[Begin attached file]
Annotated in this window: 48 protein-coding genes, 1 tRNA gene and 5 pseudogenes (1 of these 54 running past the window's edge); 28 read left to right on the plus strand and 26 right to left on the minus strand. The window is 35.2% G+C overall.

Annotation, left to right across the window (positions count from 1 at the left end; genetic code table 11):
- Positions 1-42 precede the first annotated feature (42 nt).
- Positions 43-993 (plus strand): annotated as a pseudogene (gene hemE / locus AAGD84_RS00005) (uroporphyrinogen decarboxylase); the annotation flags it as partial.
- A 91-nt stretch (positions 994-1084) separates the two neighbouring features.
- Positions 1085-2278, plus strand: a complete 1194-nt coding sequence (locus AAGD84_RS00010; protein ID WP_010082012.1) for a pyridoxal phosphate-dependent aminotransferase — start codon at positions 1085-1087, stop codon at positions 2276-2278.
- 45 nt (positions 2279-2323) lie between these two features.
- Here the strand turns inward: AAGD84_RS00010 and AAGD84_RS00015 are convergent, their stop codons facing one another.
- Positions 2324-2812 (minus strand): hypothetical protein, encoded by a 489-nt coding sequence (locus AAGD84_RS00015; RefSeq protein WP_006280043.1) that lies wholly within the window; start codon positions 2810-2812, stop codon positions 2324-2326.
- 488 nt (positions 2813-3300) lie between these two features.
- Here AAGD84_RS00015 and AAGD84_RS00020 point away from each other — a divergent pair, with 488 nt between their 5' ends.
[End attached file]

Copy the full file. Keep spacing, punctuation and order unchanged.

Annotated in this window: 48 protein-coding genes, 1 tRNA gene and 5 pseudogenes (1 of these 54 running past the window's edge); 28 read left to right on the plus strand and 26 right to left on the minus strand. The window is 35.2% G+C overall.

Annotation, left to right across the window (positions count from 1 at the left end; genetic code table 11):
- Positions 1-42 precede the first annotated feature (42 nt).
- Positions 43-993 (plus strand): annotated as a pseudogene (gene hemE / locus AAGD84_RS00005) (uroporphyrinogen decarboxylase); the annotation flags it as partial.
- A 91-nt stretch (positions 994-1084) separates the two neighbouring features.
- Positions 1085-2278, plus strand: a complete 1194-nt coding sequence (locus AAGD84_RS00010; protein ID WP_010082012.1) for a pyridoxal phosphate-dependent aminotransferase — start codon at positions 1085-1087, stop codon at positions 2276-2278.
- 45 nt (positions 2279-2323) lie between these two features.
- Here the strand turns inward: AAGD84_RS00010 and AAGD84_RS00015 are convergent, their stop codons facing one another.
- Positions 2324-2812 (minus strand): hypothetical protein, encoded by a 489-nt coding sequence (locus AAGD84_RS00015; RefSeq protein WP_006280043.1) that lies wholly within the window; start codon positions 2810-2812, stop codon positions 2324-2326.
- 488 nt (positions 2813-3300) lie between these two features.
- Here AAGD84_RS00015 and AAGD84_RS00020 point away from each other — a divergent pair, with 488 nt between their 5' ends.